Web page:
• A Hybrid Conference – In-Person and Virtual Presentations
  • Technical Conference:  05 – 09 March 2023
  • Exhibition: 07 – 09 March 2023
  • San Diego Convention Center, San Diego, California, USA

OFC Blog

Artificial Intelligence comes to OFC

By Casimer DeCusatis | Posted: 1 March 2022

While you might not associate OFC with topics such as machine learning (ML) or artificial intelligence (AI), these technologies are actually playing an increasingly important role in many types of optical communication research. In this blog, we’ll take a look at two of the OFC workshops on these topics that you won’t want to miss.

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Reflections on the Pandemic, 5G and Optical Wireless

By Casimer DeCusatis | Posted: 2 February 2022

The COVID-19 pandemic continues to disrupt our work, education, and leisure activities, causing enormous loss of life and impacting the livelihood of millions around the globe. The pandemic has also brought long-standing issues of Internet access to the forefront, as everyone adjusts to video-based collaborative workplaces, distance education, remote healthcare, online commerce, and many other challenges. As we all grapple with pandemic related issues in our daily lives, in this blog we’ll take a look at some of the plans for the annual OFC meeting to address these concerns through special symposiums, workshops, and panel discussions.

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Is quantum computing ready for prime time?

By Casimer DeCusatis | Posted: 20 December 2021

I’ve written about the state of quantum computing systems in previous OFC blogs, which has led some people to ask if I could put together a higher level introduction to the field for newcomers interested in the technology. As I was preparing this blog, I was reminded of the long, winding path that quantum computing has taken from its early inception in the 1960s to the prototype systems available today. In this blog, I’ll try to provide an overview of some basic quantum computing concepts, while also discussing the obstacles that remain before quantum computing becomes mainstream. We’ll need to make a few simplifying assumptions to get started, but since this is an introductory discussion we’ll skim over the more complex details and mathematics for now.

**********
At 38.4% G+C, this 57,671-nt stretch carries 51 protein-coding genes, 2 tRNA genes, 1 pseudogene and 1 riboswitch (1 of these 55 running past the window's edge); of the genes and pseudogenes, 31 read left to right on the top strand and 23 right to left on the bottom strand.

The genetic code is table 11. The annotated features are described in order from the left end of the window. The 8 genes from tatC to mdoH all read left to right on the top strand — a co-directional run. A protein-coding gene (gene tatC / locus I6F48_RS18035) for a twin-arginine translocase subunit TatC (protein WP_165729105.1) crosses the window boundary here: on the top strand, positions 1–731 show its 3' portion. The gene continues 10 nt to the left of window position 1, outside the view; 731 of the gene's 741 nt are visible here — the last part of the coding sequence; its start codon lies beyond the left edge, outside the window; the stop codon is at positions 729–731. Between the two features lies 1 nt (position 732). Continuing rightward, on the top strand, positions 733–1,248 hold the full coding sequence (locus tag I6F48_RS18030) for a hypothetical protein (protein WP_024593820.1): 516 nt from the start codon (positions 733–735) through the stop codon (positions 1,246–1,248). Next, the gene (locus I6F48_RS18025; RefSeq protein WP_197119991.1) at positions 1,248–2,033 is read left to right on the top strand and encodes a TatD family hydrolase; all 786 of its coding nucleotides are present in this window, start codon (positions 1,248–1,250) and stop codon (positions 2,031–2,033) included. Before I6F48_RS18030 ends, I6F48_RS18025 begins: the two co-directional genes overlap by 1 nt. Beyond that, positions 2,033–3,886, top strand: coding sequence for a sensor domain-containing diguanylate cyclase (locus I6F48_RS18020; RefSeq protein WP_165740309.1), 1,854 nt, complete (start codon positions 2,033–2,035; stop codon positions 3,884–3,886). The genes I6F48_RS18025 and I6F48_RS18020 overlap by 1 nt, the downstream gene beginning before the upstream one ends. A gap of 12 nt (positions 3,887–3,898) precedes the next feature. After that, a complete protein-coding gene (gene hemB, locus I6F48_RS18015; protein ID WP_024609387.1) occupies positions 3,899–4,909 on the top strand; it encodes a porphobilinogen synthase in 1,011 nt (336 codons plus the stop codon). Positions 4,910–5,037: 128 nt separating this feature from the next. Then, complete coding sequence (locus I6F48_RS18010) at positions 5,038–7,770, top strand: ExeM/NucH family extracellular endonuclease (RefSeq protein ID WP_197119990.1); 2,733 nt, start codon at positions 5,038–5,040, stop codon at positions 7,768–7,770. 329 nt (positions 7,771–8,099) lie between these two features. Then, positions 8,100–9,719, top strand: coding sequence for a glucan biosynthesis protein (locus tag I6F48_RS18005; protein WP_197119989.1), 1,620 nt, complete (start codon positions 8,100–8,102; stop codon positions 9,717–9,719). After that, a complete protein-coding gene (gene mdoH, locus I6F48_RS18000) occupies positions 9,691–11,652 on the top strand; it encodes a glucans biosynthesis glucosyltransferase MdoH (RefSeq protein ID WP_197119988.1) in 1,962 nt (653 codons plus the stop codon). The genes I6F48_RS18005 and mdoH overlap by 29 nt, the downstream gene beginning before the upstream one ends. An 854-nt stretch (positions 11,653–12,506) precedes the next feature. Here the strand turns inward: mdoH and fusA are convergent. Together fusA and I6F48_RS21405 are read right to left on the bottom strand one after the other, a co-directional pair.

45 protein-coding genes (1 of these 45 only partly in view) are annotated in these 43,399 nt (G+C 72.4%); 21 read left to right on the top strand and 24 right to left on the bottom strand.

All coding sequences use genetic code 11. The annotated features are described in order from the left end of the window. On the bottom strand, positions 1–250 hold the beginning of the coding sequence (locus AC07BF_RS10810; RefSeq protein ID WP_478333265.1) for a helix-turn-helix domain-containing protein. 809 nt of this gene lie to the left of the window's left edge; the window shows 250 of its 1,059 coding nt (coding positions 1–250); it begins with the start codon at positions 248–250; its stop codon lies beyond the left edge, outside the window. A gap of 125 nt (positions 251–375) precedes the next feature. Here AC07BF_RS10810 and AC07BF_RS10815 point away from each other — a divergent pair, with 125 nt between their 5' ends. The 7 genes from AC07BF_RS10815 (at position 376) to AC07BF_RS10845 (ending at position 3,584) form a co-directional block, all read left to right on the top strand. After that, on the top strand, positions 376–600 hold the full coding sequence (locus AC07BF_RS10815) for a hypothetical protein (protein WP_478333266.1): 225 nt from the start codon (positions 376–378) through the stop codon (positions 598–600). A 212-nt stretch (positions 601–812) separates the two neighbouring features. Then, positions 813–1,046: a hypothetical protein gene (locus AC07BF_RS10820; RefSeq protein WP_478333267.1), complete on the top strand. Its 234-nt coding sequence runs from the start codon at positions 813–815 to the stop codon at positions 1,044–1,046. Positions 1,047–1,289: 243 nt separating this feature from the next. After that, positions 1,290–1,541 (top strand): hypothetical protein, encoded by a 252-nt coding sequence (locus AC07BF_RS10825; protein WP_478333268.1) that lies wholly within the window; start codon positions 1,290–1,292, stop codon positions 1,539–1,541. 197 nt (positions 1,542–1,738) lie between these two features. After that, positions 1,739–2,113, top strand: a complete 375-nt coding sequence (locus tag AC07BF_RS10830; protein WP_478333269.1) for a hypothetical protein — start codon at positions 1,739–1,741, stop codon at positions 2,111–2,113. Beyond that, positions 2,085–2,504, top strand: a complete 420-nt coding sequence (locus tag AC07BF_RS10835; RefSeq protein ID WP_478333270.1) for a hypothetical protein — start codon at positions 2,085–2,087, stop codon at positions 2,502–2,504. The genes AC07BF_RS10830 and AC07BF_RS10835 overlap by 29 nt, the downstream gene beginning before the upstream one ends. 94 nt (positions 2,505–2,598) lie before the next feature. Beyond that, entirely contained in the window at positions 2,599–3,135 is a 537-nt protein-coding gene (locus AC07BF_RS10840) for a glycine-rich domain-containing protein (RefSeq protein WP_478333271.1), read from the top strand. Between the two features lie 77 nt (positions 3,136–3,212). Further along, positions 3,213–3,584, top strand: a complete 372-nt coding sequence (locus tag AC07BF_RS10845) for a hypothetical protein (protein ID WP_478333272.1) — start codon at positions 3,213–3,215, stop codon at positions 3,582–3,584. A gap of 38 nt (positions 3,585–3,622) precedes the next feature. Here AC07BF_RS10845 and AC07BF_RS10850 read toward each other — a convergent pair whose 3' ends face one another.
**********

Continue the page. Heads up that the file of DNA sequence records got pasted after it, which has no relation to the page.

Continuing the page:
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Emerging Innovations in Neuromorphic Computing

By Casimer DeCusatis | Posted: 28 October 2021

Research in photonic computing, particularly photonic integrated circuits, has been ongoing for some time; this includes recent applications in neuromorphic computing, the use of large-scale integrated hardware or software systems to mimic biological architectures in the human brain and nervous system. In this blog, we’ll take a quick look at some emerging innovations in this area.

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Industry Advances in Quantum Technology

By Casimer DeCusatis | Posted: 2 September 2021

One of the most highly anticipated sessions at this year’s OFC conference was the symposium on quantum information science and technology in the context of optical communications. While quantum information science covers a broad range of topics including quantum sensors and computer algorithms, some of the most interesting presentations are from leading telecom providers worldwide related to the development of quantum communication systems. Photonics plays a major role in these systems, and holds great potential for next generation voice and data networks. This month, we’ll look at some of the exciting recent developments in this field.

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Telcos and Vendors Agree: Automation Is Needed for Network Cost Reduction

By Guest blogger - Matt Walker, Chief Analyst, MTN Consulting | Posted: 9 June 2021